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6. Arthur Machen (1894), The Great God Pan

I read this because it was published while Stoker was writing Dracula, and both use pagan gods to stand for the abject, evil and Satanic - though Machen's novella focuses almost wholly on that idea, whereas in Stoker's Dracula it's only part of a tapestry of related concepts. The Great God Pan is part of efflorescence of fin-de-siècle stories and artworks about Pan, mainly inspired by an anecdote about his death in Plutarch, De Defectu Oraculorum 17 and thoughtfully examined in this 1992 book chapter, which I wanted to get to grips with as part of Dracula's context and a possible influence.

Having read it, though, I don't think the influence is particularly strong or direct. Both certainly reflect similar anxieties about what lurks beneath the façade of contemporary civilisation, within us, in the past and / or in the untamed places of nature - but those themes are more or less what all horror stories are about. And both present their stories as a collection of accounts from different viewpoints which only gradually come together - but again, many late 19th century novels did that. What makes them quite different is that Dracula is manifest and present within his eponymous novel, whereas Pan does not manifest directly to any of the point-of-view characters in Machen's. Indeed, he isn't wholly an embodied being at all. Rather, Pan, Satan and Nodens are all treated as attempts to express by metaphor an evil too horrific and inhuman for human minds otherwise to understand; as much something psychological, or the pure concept of evil itself, as anything embodied. As one character puts it, "Such forces cannot be named, cannot be spoken, cannot be imagined except under a veil and a symbol, a symbol to the most of us appearing a quaint, poetic fancy, to some a foolish tale."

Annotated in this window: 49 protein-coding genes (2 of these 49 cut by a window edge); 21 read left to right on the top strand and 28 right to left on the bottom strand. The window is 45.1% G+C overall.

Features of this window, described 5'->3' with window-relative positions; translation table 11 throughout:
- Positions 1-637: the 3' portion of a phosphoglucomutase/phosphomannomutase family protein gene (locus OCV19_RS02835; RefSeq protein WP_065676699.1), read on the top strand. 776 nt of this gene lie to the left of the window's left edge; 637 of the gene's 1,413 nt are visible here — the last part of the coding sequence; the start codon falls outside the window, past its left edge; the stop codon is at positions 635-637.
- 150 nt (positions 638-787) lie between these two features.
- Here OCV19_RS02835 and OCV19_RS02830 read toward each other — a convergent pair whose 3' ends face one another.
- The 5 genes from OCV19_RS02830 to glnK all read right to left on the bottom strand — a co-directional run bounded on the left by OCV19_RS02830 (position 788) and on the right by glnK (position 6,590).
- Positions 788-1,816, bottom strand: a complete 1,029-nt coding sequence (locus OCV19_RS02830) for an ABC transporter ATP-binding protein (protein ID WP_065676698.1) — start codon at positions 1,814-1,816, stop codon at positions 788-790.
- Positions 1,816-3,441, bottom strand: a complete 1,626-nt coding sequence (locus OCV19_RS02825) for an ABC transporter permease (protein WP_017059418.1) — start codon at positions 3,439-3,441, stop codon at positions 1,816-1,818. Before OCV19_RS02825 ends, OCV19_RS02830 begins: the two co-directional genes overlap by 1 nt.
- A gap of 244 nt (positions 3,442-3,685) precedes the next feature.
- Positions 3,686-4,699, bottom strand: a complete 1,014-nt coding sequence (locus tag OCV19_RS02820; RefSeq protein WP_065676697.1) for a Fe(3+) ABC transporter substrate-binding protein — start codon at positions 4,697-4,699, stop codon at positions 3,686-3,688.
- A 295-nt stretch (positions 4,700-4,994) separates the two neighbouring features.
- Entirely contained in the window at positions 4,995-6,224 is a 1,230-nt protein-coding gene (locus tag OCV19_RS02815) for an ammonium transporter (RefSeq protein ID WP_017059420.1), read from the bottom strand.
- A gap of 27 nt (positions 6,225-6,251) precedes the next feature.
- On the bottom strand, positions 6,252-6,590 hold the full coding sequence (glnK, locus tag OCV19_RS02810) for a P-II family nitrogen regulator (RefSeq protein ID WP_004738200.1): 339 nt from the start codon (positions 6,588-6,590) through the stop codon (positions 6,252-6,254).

That was all slightly disappointing to me, as I was hoping for something both a bit more embodied and a bit more ambiguous - a Pan simultaneously alluring and terrifying, who might sound sweet music through wooded glades and yet also leap savagely with snorting nose and bloodied fingernails upon the unwary transgressor. Machen's Pan doesn't really span that divide, existing rather on the wholly-terrifying side of the equation. I shall have to browse through the book chapter I've linked above for something more along the lines I was looking for - unless anyone reading can recommend a different fin-de-siècle story or novel which comes closer to ticking those boxes? Do I want G.K. Chesterton's The Man Who Was Thursday or Saki's 'The Music on the Hill' (which sounds good anyway), or what?

Anyway, although it wasn't quite the novel I was expecting or perhaps really wanted, I still got good value out of reading this one. The way it draws on Classical motifs, and especially the landscape and gods of Roman Britain, to construct its image of evil reminded me of the realisation I had made while watching the BBC TV version of Nigel Kneale's Quatermass and the Pit that it is in part a response to the discovery of the London Mithraeum (LJ / DW). I guess this novel, and other material like it, also forms part of the literary backdrop which made Kneale's story possible.